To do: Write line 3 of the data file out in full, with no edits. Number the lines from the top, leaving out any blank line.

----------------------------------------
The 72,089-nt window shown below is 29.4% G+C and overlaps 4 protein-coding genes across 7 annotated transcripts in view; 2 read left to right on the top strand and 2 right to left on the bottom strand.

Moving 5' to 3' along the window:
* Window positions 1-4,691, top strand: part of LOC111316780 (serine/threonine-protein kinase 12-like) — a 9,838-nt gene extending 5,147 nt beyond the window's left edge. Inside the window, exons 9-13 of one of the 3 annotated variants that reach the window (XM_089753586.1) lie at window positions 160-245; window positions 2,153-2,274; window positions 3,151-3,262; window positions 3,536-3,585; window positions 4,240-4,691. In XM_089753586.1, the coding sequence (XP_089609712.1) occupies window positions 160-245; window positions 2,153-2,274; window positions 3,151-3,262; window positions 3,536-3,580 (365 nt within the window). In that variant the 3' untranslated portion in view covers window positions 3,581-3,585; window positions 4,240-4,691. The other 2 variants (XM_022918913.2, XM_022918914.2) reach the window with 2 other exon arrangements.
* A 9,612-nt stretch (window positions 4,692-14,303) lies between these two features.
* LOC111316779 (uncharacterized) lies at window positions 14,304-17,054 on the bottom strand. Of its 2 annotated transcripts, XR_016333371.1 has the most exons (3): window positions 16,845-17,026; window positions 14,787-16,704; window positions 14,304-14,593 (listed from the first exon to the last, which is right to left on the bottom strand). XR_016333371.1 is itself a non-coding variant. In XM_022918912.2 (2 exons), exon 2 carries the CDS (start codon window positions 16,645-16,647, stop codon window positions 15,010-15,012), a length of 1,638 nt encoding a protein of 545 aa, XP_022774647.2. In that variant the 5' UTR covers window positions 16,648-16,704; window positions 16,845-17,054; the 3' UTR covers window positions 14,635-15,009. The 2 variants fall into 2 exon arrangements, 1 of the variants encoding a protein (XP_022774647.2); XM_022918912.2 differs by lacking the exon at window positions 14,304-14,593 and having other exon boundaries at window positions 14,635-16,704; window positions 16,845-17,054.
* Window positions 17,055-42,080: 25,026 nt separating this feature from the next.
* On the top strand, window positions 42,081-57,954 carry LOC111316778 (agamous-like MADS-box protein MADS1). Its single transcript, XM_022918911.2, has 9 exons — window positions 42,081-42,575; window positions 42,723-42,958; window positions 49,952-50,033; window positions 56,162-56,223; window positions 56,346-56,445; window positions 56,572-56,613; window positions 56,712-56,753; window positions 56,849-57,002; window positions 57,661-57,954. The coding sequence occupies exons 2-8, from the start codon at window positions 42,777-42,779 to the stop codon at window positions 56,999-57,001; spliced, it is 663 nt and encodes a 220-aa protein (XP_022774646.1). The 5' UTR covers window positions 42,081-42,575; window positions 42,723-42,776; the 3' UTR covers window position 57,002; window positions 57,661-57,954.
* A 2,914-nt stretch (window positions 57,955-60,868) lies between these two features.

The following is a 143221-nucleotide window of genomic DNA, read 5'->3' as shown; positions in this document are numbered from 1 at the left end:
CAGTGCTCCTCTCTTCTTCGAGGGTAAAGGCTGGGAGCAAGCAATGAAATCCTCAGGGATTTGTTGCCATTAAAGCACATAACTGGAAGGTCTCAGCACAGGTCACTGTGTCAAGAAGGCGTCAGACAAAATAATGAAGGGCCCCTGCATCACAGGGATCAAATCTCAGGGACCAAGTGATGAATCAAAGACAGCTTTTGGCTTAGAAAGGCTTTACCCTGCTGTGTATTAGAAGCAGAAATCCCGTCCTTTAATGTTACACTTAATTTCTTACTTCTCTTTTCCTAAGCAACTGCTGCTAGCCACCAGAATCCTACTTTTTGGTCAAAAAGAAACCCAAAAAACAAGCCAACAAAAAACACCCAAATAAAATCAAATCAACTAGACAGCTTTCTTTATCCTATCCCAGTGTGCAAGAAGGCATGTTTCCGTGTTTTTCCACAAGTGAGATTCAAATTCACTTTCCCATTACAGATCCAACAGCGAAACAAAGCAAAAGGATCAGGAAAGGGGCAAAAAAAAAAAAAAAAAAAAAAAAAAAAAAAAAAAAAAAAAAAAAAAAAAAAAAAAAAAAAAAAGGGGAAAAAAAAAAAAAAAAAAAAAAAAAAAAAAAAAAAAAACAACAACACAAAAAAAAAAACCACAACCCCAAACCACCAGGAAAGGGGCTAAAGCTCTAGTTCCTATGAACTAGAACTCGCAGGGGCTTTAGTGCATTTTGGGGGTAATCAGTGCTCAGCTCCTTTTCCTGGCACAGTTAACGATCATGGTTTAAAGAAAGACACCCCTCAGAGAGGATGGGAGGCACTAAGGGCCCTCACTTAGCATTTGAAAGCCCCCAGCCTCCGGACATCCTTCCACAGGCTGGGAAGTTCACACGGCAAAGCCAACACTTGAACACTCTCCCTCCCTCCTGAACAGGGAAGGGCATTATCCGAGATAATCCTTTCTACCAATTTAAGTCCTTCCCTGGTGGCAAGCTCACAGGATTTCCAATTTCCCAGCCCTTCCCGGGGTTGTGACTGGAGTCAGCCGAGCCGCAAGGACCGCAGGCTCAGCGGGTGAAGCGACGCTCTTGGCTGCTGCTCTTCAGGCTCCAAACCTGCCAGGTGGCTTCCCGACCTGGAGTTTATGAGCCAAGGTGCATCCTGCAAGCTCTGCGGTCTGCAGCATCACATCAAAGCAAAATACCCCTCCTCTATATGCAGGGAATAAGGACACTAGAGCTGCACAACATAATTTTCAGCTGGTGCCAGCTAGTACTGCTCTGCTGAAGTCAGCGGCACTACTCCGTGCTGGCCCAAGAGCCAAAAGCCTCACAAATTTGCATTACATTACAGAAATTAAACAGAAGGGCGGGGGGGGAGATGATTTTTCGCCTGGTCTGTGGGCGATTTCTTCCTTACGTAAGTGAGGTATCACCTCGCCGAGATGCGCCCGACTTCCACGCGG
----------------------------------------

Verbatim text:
* Window positions 1-4,691, top strand: part of LOC111316780 (serine/threonine-protein kinase 12-like) — a 9,838-nt gene extending 5,147 nt beyond the window's left edge. Inside the window, exons 9-13 of one of the 3 annotated variants that reach the window (XM_089753586.1) lie at window positions 160-245; window positions 2,153-2,274; window positions 3,151-3,262; window positions 3,536-3,585; window positions 4,240-4,691. In XM_089753586.1, the coding sequence (XP_089609712.1) occupies window positions 160-245; window positions 2,153-2,274; window positions 3,151-3,262; window positions 3,536-3,580 (365 nt within the window). In that variant the 3' untranslated portion in view covers window positions 3,581-3,585; window positions 4,240-4,691. The other 2 variants (XM_022918913.2, XM_022918914.2) reach the window with 2 other exon arrangements.